Plumas lodging providers given the green light — with a condition
By Debra Moore
Lodging providers across Plumas County have opened their doors — or are planning to soon — since local officials gave them the green light late last week.
A letter went out to lodging providers Friday, May 22, notifying them that they could resume operation immediately, but with the caveat that they rent only to those who are “close to home.”
The letter, addressed to Plumas County lodging providers, reads: “Thank you for complying with varying State and County requirements throughout the Coronavirus Pandemic. We know this has not been an easy time for you. We want to let you know that lodging providers may now serve those who are recreating close to home under the recent State Health officer’s Order. While the Order does not define what constitutes ‘close to home,’ the Order does state that people should not travel significant distances to recreate. We are asking businesses to use good judgment and discretion when serving close to home guests.”
When asked for clarification this week, Environmental Health Director Jerry Sipe said that he and other officials are interpreting that to mean those who live within an hour. “It doesn’t mean people from the Bay Area or those who would need to get on a plane to get here,” Sipe said. However, Sipe acknowledged that would be extremely difficult to monitor. At least one lodging provider was told “close to home” meant “in the region.”
Many of the county’s lodging providers cater to out-of-town visitors who make their reservations a year in advance. Sipe said it would be up to the providers to monitor the origins of their guests. He said the decision to allow lodging providers to reopen was prompted by the state order, as well as the fact that campgrounds and RV parks were already operational.
The county has templates available on its website to provide guidance for lodging providers or they can develop their own plans as long as they meet sanitation, social distancing and and other safety criteria.
Last Friday’s announcement left some lodging providers scrambling to get ready to open, while others immediately booked up for the Memorial Day weekend.
Filip Laboda, owner of the Bidwell House in Chester, fell into the latter group. “We let people know and we filled up,” he said. However the rest of the summer isn’t as promising for the business — at least not yet. “Typically we have a lot of travelers who want to visit Lassen Park that come from all over the United States and even internationally,” he said. But that type of travel is discouraged, and Lassen Park only recently reopened.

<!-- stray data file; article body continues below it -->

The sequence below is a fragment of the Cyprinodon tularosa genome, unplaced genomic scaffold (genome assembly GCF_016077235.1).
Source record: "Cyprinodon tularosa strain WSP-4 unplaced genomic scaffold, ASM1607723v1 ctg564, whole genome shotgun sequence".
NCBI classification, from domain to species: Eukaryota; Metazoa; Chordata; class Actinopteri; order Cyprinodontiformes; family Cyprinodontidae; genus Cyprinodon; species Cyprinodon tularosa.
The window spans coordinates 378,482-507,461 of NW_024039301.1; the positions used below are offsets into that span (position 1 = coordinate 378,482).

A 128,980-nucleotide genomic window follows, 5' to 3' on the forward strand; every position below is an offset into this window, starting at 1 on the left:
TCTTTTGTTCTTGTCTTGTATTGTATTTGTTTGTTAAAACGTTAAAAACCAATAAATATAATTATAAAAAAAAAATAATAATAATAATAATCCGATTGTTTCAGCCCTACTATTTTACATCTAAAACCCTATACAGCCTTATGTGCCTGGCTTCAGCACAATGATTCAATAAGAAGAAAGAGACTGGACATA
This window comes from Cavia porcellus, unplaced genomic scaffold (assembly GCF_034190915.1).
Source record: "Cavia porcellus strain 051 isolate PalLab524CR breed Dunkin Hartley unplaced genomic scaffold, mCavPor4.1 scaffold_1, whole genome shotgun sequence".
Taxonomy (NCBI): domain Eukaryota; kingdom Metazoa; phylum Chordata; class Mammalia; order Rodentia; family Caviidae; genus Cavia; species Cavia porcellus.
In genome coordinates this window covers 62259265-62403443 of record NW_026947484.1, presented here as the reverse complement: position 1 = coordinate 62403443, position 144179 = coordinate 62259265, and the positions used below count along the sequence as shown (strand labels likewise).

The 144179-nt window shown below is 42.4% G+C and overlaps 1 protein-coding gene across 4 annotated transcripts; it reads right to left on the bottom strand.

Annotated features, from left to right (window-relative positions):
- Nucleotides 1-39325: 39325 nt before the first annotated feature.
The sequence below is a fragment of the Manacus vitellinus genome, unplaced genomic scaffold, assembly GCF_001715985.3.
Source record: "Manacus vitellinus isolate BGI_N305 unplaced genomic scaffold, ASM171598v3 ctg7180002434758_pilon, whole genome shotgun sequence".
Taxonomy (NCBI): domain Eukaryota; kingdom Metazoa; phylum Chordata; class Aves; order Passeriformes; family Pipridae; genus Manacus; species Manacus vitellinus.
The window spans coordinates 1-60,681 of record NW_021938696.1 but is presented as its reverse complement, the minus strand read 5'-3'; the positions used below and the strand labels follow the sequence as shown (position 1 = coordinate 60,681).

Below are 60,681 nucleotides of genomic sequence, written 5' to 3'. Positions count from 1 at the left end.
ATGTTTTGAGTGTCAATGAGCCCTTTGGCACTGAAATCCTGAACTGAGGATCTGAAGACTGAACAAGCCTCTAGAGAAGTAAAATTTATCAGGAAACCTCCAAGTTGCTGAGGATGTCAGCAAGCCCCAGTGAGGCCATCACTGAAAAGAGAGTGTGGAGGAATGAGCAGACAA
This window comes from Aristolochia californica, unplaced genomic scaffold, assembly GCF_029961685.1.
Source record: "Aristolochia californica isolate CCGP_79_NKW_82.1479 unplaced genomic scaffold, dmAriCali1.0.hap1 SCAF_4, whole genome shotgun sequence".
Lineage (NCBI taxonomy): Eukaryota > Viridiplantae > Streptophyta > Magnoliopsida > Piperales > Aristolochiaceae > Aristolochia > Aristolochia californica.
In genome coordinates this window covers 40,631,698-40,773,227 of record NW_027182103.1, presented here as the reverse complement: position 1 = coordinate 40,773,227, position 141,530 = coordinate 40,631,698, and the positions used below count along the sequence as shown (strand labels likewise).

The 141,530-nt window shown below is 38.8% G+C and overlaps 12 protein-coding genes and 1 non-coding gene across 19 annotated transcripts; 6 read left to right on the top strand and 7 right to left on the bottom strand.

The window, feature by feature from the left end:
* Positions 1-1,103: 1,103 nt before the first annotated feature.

Wedding cancellations have also impacted the Bidwell House, where one had been scheduled nearly every weekend filling up the bed and breakfast. Still Laboda is optimistic that people will elect to vacation closer to home and he can recoup some of those lost bookings.
Across the county at Camp Layman, Dan McDonald and his wife, Shelly, are getting their cabins ready for a June 1 reopening. “It came as a surprise when we were notified on Friday,” he said.
Thus far the camp has lost about seven weeks of business, but is booked for the summer. “July is as full as it’s ever been,” Dan said. And some of the people who were unable to visit during the shutdown have booked for later this season, causing the couple to think about staying open later into the fall.
The popular resort, which features a number of cabins near Graeagle, is making some changes to protect guests and staff . For example the popular evening campfire, which brings a lot of guests together, will be limited to one family at a time. Board games will be shelved, as will the basketball hoop, volleyball and fishing poles, while the camp will still offer shuffleboard, horseshoes and ping pong — sanitized between uses.
Camp Layman is notifying all of its guests of the changes so that they can come prepared. Dan said that he doesn’t think anyone will be upset. “They are just so happy to be able to come here,” he said.
Some lodging providers have remained open throughout the state’s stay-at-home order because they catered to essential and/or long-term workers — such as many of the motels in Quincy. Now those entities will be able to expand their customer base and rent to vacationers as well.